Tomorrow’s Senate ASC Hearing on Military Sexual Assault

Tomorrow morning, the Senate Armed Services Committee will hold a hearing on possible solutions to the military sexual assault crisis. I just called the Chairman and Ranking Member encouraging them to support S. 967, which is a necessary first step in providing victims of this specialized form of violent crime with access to the justice system. According to Roll Call, the Capitol Hill news site, S. 967 “removes the prosecution of all crimes punishable by one year or more in jail from the chain of command, except crimes that are uniquely military in nature. [S. 967 also] bars commanders from overturning convictions.”

The Invisible War, an outstanding documentary on military sexual assault, makes clear why removing these powers from commanders is so necessary: Commanders are entangled in a web of pressures that makes it virtually impossible to separate their duty to maintain military discipline (and, less honorably, the reputation of their unit) from the independent judicial responsibilities of a criminal prosecutor. In fact, many military “leaders” are implicated in such assaults. 25% of female servicemembers who fail to report rapes to their chain of command do so because the person in the chain to who they are supposed to report is the rapist.

Please consider calling the Senators with the following message (copied from a SWAN email):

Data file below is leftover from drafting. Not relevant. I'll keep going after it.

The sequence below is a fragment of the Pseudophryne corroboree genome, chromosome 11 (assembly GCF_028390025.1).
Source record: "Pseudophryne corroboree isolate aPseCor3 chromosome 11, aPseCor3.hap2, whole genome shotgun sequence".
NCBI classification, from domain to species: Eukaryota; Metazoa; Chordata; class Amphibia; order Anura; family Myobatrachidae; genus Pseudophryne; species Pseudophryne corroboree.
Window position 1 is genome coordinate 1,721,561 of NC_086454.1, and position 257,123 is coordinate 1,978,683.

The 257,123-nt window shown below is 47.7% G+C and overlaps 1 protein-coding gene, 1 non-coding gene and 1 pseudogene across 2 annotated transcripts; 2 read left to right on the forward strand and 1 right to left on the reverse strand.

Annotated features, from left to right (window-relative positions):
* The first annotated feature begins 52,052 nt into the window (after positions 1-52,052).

“Thank you for holding this historic hearing on military sexual assault. We need you to reform the military justice system. The authority to prosecute violent crimes like sexual assault should rest with legal professionals. Please support Senator Kirsten Gillibrand’s bill, S. 967.”

Senator Carl Levin, Chairman, Senate Armed Services Committee
(202) 224-6221
Senator James Inhofe, Ranking Member, Senate Armed Services Committee
(202) 224-4721

I’m showing up bright and early tomorrow morning to sit in on the hearing, which begins at 9:30am. The list of testifiers includes the Chairman of the Joint Chiefs of Staff, the heads of all five armed services, top legal representatives from all five armed services, and members of civil society including Anu Baghwati of the Service Women’s Action Network.

I’m going to try my hand at simultaneously liveblogging (here) and live-tweeting at @jaylemeux. We’ll see how that goes.

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